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This past weekend I finally shed my Wordpress blogs and moved into the world of static site publishing. This site, and my personal blog are now built using Pelican, a Python based static site generator.

What does that mean, exactly? Well, for one thing, it means I no longer have to worry about someone exploiting a vulnerability in my server-side code to run malicious code or take over my website. My blogs may not be very popular or have much appeal to them from that perspective, but it’s best to be safe anyway. Additionally, since the server no longer has the burden of compiling my web pages whenever they are requested, the site content serves much faster and with fewer cpu cycles. Since I use cloud hosting and pay based upon my traffic and CPU usage, this actually saves me money! (Not a lot, but some.)

The experience of migrating content from Wordpress to Pelican wasn’t very difficult. Setting up Disqus for comments was a breeze as well, though it did take a bit of vim work to convert the URLs to their new locations. All in all, it was about 4 hours work for both blogs, much of which was spent cleaning up small formatting errors in the generated files.

I’m really looking forward to building this blog from the command line going forward. Now that I’ve written this post (in markdown mind you) I can build, test, and publish it by typing:

make html
make serve
make rsync_upload

Open Source Science

Mark this one down in the list of cool ideas I’ll never follow through with.

Github meets Academic Publishing.”

Here’s the full idea: We create an open system for people to share their scientific studies by providing them with all the tools, visualizations, and data warehousing necessary to truly host the science. Then, the community can rate the project, duplicate the results, grow from it, or reference it in another work. The interconnectedness that’s already inherent in academic publishing becomes a network in itself.

There will obviously be studies that don’t measure up to the rigorous evaluation of peers and those that are above the heads of many folks. To solve this, we first invite a group of verified scientists. Who are these folks? They’re people that have been published in academic peer reviewed journals in the past. This status gives their opinions on their peers extra weight. What they say has vastly more influence than the average Joe. It’s not hopeless for the rest of the world, though. When a verified scientist rates another project highly, the authors of that work gain reputation. They in turn can raise the reputation of others they approve of. As you move farther from the verified folks, the effect is lessened.

As the system grows, so too can the list of verified scientists and their sphere’s of influence. Everyone can benefit from what we all recognize as good science, and all the results are free and open to the public.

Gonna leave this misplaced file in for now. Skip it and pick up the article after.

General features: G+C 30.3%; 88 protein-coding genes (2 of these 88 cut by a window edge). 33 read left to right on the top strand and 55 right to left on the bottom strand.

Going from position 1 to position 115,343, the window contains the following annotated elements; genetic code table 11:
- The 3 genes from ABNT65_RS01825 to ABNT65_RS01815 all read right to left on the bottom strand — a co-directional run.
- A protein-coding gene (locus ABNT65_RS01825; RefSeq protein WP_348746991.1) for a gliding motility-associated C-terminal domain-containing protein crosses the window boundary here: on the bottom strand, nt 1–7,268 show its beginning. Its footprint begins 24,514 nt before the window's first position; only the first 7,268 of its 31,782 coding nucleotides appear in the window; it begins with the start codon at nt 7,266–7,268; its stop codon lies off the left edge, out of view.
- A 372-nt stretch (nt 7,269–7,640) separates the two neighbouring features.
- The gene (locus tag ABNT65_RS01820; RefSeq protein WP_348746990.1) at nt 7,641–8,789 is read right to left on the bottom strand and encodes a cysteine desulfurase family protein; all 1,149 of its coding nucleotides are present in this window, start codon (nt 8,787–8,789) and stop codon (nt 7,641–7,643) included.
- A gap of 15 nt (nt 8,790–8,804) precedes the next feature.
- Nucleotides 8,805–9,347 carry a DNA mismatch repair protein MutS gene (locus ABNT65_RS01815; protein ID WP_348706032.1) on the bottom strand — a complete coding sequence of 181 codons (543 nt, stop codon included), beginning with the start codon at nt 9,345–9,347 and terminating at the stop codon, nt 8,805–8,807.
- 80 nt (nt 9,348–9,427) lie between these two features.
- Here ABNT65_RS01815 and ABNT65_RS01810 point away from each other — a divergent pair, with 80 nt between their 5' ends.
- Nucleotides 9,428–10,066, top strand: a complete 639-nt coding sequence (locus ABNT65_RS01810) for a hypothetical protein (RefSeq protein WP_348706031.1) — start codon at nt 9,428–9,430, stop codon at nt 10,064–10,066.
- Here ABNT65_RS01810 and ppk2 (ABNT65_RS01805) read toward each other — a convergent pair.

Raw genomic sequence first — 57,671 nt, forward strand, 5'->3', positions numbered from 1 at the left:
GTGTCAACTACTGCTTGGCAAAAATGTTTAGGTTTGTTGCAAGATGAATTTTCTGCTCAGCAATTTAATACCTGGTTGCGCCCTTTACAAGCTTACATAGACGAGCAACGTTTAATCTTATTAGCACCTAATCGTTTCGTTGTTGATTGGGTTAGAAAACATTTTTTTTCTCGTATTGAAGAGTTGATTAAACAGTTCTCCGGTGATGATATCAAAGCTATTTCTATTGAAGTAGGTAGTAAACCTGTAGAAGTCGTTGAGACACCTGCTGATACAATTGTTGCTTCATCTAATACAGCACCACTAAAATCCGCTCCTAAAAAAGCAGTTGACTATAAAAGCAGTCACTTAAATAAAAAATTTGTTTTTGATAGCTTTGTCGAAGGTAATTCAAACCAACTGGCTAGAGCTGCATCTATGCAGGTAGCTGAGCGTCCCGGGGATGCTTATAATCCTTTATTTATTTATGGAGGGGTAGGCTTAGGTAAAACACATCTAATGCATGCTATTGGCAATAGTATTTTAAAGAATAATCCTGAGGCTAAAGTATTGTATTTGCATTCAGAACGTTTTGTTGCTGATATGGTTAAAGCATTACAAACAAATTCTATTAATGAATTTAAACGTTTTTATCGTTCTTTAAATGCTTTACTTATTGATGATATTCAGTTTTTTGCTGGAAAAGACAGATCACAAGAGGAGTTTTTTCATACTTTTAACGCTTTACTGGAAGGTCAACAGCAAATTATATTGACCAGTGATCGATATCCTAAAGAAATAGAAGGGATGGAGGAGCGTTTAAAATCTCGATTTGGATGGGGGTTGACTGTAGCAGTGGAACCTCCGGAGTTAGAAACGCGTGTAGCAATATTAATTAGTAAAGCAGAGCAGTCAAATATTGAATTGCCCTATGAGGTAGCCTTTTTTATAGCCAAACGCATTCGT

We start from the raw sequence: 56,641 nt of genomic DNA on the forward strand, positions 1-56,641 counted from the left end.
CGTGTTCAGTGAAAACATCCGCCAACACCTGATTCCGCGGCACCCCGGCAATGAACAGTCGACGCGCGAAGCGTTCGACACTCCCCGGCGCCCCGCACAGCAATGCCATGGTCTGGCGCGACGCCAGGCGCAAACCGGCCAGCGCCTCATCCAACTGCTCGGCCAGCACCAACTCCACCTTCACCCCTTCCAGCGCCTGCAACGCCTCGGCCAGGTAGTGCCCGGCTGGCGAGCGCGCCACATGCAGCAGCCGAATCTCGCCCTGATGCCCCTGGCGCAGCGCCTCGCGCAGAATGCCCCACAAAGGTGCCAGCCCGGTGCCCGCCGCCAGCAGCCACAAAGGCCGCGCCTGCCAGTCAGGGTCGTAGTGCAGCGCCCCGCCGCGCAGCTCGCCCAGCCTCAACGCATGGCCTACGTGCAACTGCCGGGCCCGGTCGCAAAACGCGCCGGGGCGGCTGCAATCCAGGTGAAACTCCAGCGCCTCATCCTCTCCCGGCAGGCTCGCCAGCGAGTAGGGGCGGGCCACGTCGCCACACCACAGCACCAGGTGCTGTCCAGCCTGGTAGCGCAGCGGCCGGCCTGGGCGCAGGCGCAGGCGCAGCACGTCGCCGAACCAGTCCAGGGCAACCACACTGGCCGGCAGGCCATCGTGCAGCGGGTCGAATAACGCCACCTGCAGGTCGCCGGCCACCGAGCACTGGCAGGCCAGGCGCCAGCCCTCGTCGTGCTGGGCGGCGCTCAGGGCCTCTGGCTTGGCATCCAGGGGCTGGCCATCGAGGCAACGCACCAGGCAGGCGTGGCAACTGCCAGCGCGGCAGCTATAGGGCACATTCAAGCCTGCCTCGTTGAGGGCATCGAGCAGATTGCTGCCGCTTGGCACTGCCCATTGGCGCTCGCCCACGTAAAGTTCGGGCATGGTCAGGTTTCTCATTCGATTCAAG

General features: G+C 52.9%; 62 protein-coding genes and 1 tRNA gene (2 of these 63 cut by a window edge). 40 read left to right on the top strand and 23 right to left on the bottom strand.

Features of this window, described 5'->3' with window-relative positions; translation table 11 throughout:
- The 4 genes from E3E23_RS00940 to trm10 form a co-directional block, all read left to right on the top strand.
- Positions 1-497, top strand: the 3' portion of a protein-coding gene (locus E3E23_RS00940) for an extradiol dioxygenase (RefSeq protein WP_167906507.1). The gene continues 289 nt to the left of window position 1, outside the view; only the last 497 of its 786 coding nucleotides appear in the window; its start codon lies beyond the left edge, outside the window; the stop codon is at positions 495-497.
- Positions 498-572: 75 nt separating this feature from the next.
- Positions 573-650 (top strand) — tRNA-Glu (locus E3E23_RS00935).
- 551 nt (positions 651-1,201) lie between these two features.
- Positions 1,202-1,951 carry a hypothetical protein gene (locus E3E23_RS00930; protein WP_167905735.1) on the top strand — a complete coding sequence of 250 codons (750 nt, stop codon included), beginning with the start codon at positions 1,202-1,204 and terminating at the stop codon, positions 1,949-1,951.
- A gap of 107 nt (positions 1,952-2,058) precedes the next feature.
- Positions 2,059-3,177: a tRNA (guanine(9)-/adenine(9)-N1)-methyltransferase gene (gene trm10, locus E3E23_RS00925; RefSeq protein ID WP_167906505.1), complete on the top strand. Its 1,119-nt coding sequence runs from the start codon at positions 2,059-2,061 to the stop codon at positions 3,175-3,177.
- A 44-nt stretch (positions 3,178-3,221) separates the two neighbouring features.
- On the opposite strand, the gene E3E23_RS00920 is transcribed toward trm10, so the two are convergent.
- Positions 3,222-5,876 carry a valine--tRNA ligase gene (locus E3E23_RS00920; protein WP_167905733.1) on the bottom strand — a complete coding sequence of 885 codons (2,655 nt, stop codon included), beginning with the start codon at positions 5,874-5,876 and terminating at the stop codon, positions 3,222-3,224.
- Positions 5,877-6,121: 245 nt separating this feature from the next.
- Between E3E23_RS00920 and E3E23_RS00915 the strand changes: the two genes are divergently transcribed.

Iteration ideas: teams, university/college connections, certificate or degrees to add to reputation, invite system for colleagues, bounties on challenging tasks/experiments, bounties on verification through independent duplication of results. Science-on-demand.

git changelist

Today I needed to get a list of all the files that had changed in a git repository over the last two weeks. I played around with some great git commands, awk and sort to make the following git alias (toss it in the [Alias] block of your .gitconfig):

changelist = "!git whatchanged --since='\$1' --oneline | awk '/\^:/
{print \$6}' | sort -u; \#"

To use:

git changelist "2 weeks ago"

You can use a lot of different unix date formats in there.


Chess Ratings

Chess Rating

See it in action

The development team where I work will soon be celebrating the launch of our new company website a good old fashioned chess tournament. Now, like any good development team, we have our fair share of geeks; geeks with interests in a wide variety of geekery. One such geek is a big fan of fantasy sports, so we tasked him with organizing said tournament. As a result, we will be doing a round-robin tournament to establish a relative ELO rating for each player, then use these ratings to seed a double elimination bracket tournament (I’m about 60% sure I got the names right for all that stuff). Anyway, the key component for the round robin is having a method to establish our ratings.

The ELO rating system is the most widely used in the chess world, and with good reason. When you have a sport played by some of the greatest minds in the world, it only makes sense to have an overly complex and highly accurate way of showing relative strength. In fact, it’s so impressive that just about nobody outside of official chess organizations actually does it properly. The rest of the world kind estimates an ELO, or approximates it. I am happy to be one of those folks.

I have neither the time nor the care to implement a 100% accurate chess rating system. All I need for the tournament is something that works decently well. So, I built it!

My chess ratings page allows you to enter the starting rating for each player, pick the outcome of the game, and it will show you the new ratings. How do I do this? Well, I use a formula I lifted from! I didn’t steal their code or anything. I just followed the instructions on their FAQ (mostly).

Why don’t you go try it out! And if you’re interested in my algorithms and junk, here’s the main code.


I’ve been doing a lot of work this past week developing my own custom boilerplate for developing HTML5/CSS/JS projects. There’s a ton out there already (e.g., HTML5 Boilerplate) but I wanted to brew up my own environment just the way I like it. More than that, I wanted it to use some of the cool cutting-edge development tools out there, like SASS, Compass, l10n.js, LiveReload, and Sprockets. The result has been extremely gratifying and has already proven itself effective.

Sass-Boilerplate - a name I gave it before it blew up with a bunch of other cool tools, can be found over on my github account. Pull requests and issues welcome!